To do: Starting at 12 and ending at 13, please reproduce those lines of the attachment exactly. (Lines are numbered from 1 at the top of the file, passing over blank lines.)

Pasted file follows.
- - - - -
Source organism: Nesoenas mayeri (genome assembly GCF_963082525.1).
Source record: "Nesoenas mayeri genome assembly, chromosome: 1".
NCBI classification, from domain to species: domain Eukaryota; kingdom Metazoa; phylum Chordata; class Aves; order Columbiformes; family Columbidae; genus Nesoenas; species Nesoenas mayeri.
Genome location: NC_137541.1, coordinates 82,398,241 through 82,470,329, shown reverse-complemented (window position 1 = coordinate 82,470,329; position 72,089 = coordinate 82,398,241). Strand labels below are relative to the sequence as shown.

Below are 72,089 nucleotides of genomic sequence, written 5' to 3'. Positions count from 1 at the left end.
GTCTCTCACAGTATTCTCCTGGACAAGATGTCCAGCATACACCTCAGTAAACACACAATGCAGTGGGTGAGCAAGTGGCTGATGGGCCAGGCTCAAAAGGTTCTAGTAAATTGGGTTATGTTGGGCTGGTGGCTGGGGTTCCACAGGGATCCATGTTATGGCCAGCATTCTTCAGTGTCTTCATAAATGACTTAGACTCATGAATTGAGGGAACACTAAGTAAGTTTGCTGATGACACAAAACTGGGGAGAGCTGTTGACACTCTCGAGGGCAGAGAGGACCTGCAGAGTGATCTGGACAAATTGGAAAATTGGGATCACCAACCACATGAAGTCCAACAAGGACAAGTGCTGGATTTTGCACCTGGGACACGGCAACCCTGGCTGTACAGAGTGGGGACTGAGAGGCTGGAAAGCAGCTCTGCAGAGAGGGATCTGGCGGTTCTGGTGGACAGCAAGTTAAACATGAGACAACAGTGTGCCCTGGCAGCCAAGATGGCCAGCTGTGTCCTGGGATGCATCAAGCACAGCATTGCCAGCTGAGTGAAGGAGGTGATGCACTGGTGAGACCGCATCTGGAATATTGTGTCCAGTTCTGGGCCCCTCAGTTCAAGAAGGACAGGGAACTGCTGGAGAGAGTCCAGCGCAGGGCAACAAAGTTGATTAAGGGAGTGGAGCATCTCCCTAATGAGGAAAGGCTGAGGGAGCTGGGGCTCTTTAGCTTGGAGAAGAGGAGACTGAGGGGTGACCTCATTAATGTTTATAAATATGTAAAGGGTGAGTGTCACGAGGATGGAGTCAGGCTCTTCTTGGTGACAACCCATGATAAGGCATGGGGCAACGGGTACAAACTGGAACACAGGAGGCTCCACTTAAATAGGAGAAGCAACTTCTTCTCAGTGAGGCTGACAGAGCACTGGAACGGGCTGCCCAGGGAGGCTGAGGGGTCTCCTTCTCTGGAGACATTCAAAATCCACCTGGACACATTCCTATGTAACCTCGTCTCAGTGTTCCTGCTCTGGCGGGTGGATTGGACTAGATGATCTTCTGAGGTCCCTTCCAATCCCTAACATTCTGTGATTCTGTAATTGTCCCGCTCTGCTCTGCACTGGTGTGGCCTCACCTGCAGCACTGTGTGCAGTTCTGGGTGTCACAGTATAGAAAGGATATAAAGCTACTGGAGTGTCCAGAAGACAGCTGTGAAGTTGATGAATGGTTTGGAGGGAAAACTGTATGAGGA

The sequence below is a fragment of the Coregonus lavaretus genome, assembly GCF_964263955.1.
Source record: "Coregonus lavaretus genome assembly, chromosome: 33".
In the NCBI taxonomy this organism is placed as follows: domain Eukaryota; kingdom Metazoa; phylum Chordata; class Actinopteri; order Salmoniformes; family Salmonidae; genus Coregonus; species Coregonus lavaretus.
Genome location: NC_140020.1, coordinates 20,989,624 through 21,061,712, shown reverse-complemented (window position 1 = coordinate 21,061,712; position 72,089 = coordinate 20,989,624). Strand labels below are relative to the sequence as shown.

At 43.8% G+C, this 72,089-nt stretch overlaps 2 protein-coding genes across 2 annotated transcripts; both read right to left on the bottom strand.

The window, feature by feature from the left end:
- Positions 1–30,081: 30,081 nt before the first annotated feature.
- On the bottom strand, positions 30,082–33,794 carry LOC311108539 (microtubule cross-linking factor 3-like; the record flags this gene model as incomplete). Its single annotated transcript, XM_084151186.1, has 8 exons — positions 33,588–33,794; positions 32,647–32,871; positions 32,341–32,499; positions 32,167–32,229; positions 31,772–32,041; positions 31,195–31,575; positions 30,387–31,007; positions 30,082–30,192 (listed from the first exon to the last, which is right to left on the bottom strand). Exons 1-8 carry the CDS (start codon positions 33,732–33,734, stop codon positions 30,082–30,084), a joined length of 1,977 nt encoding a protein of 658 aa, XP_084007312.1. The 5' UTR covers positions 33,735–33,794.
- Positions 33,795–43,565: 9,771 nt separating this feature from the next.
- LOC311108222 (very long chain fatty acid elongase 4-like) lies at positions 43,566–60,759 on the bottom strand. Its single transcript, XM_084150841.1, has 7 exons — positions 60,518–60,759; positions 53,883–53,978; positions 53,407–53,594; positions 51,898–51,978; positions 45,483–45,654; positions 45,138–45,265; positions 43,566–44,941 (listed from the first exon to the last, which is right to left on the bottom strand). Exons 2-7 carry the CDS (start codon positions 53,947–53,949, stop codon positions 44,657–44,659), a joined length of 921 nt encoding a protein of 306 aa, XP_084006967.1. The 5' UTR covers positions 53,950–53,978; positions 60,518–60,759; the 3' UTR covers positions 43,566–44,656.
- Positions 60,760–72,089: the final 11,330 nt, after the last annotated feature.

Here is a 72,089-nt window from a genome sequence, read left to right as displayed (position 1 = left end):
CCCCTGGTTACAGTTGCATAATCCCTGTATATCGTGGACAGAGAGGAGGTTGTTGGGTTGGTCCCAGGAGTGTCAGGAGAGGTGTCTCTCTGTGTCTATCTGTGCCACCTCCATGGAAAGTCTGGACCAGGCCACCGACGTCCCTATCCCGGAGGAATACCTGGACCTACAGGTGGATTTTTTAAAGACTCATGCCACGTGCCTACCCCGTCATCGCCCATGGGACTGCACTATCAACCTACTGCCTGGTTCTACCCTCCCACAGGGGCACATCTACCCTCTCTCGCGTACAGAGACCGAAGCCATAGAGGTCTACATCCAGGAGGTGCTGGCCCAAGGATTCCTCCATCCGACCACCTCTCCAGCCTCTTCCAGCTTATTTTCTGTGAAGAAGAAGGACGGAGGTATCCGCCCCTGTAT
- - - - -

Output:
The window, feature by feature from the left end:
- Positions 1–30,081: 30,081 nt before the first annotated feature.